This was made official in 1900. This is start of when the United States truly was a on gold standard. Silber, When Washington Shut Down Wall Street, 28.
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Officer, “Gold Standard.” Silber, When Washington Shut Down Wall Street, 28.

3 $0.0028 per ounce and $0.0007 per ounce respectively.6 The point, at which the market exchange rate exceeds the mint parity price plus the cost of exporting gold, is called the gold export point. When this occurred there was a chance for a riskless gain or arbitrage, and individuals in the private sector will export gold and obtain sterling in return. These arbitrageurs would continue to exploit this opportunity for riskless profit by continuing to export gold for sterling until the market price had fallen below the gold export point again. The gold import point would be the mint price minus the added costs. Similar to the mechanism that prevents the market price from extending to far above the gold export point, arbitrageurs import gold and sale for their foreign currency until the market price has risen above the gold import point. The spread between the gold export point and import point is where the exchange rate would mainly fluctuate. This is because central banks would raise the discount rate when the market exchange rate approached the gold export point to halt the outflow of gold. Contrarily, they would lower the discount rate to discourage the inflow of gold when the market price approached the gold import point. This was not the case for the United States though. It had no central bank and had a decentralized banking system, and thus it did not adjust as efficiently as other countries.7 The United States’ experience on the classical gold standard has two distinct periods with contrasting characteristics. The first period consist of the years between 1879 and 1896, and the second period is 1896 – 1914. The most obvious characteristic of the first period was constant deflation. Statistical evidence of a structural break in regards to the price level and has been found for Germany, France, Great Britain, and the United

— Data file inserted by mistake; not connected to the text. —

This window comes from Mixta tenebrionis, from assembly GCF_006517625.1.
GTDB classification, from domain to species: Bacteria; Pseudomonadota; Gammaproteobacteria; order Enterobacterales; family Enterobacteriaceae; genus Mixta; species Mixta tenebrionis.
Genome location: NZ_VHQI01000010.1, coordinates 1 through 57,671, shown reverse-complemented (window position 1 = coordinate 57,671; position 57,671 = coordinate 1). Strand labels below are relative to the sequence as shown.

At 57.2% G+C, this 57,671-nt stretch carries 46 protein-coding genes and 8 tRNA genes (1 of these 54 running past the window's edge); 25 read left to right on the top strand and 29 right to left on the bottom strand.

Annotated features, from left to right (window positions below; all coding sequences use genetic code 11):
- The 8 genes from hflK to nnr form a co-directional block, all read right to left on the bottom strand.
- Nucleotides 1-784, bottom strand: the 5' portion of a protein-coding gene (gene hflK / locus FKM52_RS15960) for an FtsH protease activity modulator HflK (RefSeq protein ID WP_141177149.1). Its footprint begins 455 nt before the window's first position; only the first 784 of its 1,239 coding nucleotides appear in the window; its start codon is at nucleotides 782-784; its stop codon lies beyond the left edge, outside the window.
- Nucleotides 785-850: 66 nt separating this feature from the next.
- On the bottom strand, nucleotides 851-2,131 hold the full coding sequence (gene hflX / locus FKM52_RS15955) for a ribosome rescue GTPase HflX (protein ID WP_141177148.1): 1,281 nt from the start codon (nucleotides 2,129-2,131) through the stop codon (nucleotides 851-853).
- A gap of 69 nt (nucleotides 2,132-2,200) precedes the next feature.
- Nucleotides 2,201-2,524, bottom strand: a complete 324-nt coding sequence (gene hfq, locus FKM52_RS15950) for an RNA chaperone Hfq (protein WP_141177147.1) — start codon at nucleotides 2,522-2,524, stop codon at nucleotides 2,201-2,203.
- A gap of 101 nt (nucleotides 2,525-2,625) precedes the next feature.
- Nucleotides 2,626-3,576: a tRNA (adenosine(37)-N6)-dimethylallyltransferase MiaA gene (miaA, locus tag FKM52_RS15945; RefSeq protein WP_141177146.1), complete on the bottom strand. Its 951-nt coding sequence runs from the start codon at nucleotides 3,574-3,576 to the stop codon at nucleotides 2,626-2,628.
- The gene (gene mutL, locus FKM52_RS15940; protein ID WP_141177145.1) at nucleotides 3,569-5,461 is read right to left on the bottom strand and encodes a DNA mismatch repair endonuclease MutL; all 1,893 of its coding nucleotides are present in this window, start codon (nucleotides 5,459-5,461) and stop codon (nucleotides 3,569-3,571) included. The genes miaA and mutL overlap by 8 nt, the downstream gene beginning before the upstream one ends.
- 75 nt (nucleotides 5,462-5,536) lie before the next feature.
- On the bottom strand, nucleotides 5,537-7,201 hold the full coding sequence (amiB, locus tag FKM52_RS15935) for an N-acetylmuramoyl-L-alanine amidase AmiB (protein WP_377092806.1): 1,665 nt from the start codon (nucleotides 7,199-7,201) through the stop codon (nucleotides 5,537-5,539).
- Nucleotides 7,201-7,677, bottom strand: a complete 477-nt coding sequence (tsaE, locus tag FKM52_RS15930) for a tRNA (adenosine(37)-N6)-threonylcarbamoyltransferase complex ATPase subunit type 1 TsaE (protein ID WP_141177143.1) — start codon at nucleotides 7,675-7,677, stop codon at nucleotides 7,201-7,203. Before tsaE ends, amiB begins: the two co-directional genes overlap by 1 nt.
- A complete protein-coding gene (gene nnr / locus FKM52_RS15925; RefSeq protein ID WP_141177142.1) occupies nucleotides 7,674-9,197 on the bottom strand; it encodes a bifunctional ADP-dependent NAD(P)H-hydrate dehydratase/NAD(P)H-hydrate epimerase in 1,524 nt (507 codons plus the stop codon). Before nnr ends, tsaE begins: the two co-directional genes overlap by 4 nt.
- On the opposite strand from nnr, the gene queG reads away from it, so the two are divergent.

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Ibid., 30, 34. Officer, “Gold Standard.”

4 States after 1896.8 What would cause worldwide deflation before 1896? There were many factors that contributed to this. Many countries adopted the gold standard in the years between the 1870’s and 1890’s. This greatly increased the demand for gold and thus put downward pressure the price level. Also, gold production was noticeably low during this period. Worldwide gold production averaged 6.1 million fine ounces which, when given the generally accepted stock of world gold in 1880 of 284 million fine ounces, only increases the stock by about 2.15%.9 Clearly not all of this gold production was for monetary reasons, and as such, the growth in the monetary gold stock would have been lower than 2%. The next period, lasting from 1897-1914, was a totally different experience for the United States. This period was not marked by deflation, with the exception of financial panics such as the Panic of 1907. Not only did the price level begin to rise during this period, but also the growth in output and the money stock turned noticeably more vigorous.10 The major contributing factor to this change was large-scale discoveries of low-grade gold ore deposits in South Africa and Alaska. The development of the cyanide process allowed gold to be extracted from low-grade ore like that from South Africa, and thus the world’s stock of gold greatly increased. The world’s gold stock, including nonmonetary and monetary use, increased twofold between the years 1897-1914.11 With such a large increase in the amount of gold available, much of it made its way into the